FAIRFIELD — Solano County’s long-awaited habitat conservation plan – 14 years in the making – could finally be nearing completion.
Then again, it’s been nearing completion for the past few years.
Solano County Water Agency General Manager David Okita said the plan has been completed and work is continuing to get the environmental impact report ready for release. Both plan and report could get released at the same time by year’s end, he said.
“That’s dependent on how long the Fish and Wildlife Service takes to review the documents,” Okita said.
Then comes a public review period and public meetings. The Solano County Water Agency, participating cities and various participating special districts would consider approving the plan. Everything could be finished in 2014, Okita said.
The habitat conservation plan addresses 36 species of rare plants, animals, birds and fish in the county protected by the Endangered Species Act. Among them are the red-legged frog, the California tiger salamander, the Suisun thistle, the alkali milk-vetch, the tricolored blackbird, the giant garter snake and the vernal pool fairy shrimp.
Activities that disturb endangered species habitat would no longer be treated by federal and state wildlife agencies on a case-by-case basis, but with a master strategy. The goal is to streamline the permitting process and also make clear in advance what habitat needs to be preserved in return.
The backbone of the proposed conservation strategy is creating a reserve system of some 25,000 acres to protect habitat at various locations for the 36 endangered species. Among the ideas is protecting up to 15,000 acres of valley floor grasslands and vernal pool areas, 5,970 acres of farmland used as foraging habitat and 3,300 acres of upland hills.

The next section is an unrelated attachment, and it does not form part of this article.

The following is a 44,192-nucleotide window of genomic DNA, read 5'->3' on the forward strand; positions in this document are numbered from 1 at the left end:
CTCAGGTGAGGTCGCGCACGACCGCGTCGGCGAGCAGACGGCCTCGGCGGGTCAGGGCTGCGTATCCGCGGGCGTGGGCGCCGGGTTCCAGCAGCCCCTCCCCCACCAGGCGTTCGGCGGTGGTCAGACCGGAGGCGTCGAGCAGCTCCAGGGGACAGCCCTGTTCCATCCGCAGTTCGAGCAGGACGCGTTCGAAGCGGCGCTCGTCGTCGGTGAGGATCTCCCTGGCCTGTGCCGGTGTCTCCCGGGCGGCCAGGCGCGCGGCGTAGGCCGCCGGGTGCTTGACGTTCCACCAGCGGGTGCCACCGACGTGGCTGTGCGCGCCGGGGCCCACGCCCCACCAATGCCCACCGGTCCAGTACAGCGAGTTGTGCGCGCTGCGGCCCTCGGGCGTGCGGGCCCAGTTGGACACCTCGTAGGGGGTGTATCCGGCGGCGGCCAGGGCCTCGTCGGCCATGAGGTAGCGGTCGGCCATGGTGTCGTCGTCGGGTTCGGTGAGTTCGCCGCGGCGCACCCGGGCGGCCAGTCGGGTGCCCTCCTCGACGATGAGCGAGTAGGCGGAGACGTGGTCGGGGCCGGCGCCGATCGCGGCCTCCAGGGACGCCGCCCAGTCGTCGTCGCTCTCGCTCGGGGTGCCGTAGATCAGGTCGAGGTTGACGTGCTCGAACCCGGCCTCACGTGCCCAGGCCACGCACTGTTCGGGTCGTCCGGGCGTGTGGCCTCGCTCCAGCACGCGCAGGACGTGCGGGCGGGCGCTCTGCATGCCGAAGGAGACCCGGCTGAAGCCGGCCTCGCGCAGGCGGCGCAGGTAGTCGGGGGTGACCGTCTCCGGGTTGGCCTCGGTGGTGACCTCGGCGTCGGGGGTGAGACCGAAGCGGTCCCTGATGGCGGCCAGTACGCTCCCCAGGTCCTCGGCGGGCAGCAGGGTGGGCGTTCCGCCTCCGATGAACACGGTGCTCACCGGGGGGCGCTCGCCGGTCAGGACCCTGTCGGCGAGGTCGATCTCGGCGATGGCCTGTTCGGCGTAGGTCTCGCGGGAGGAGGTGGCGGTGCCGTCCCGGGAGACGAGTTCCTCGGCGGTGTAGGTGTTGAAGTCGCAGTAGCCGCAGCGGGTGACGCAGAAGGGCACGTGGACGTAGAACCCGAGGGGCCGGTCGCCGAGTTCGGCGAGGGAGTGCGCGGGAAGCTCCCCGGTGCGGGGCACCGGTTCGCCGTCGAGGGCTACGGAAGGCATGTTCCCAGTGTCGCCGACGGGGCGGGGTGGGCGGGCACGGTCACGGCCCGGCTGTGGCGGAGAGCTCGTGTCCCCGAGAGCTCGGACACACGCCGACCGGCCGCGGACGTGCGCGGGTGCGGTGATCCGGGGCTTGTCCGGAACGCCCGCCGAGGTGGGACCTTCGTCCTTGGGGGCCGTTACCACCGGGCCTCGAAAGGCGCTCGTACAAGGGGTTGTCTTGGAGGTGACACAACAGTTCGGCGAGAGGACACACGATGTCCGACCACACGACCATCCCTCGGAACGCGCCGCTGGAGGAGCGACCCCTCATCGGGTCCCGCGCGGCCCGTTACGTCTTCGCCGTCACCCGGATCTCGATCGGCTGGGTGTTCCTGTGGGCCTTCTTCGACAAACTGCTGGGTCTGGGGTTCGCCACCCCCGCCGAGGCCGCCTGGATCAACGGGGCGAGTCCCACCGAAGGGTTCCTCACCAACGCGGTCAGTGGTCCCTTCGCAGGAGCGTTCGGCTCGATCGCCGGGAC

Under the habitat conservation plan, developers building on rare species habitat would pay to create and manage the reserve system. That could include buying credits at local “conservation bank” preserves, paying for conservation easements or land preservation or paying impact fees to an appropriate agency.
County cities that use Lake Berryessa reservoir water are participating in the habitat conservation plan, including Fairfield, Suisun City and Vacaville. The U.S. Fish and Wildlife Service made this a requirement of the 1999, 25-year Solano Project water contract renewal.
The Solano County Water Agency launched planning for the local habitat conservation plan in September 1999. At the time, some officials estimated the work could be completed in six years.
In 2006 and 2007, the Solano County Water Agency released draft versions of the plan. For the past five years, it has been poised to release a public draft version and environmental impact report. Water officials said delays came about as the U.S. Fish and Wildlife Service and state Department of Fish and Game assigned new officials to work on the project.
In late 2011 and 2012, the Solano County Water Agency made presentations to various city councils on the plan in anticipation of its summer 2012 release. But that release didn’t come about.
Agencies required to participate in the habitat conservation plan because of the Lake Berryessa federal water contract are the Solano County Water Agency, Vacaville, Fairfield, Suisun City, Vallejo, Solano Irrigation District and Maine Prairie Water District.
In addition, voluntarily participating are Rio Vista, Dixon, Reclamation District 2068, Dixon Resource Conservation District, Dixon Regional Watershed Joint Powers Authority, Vallejo Sanitation and Flood Control District and the Fairfield-Suisun Sewer District.
Reach Barry Eberling at 427-6929 or email@example.com. Follow him on Twitter at www.twitter.com/beberlingdr.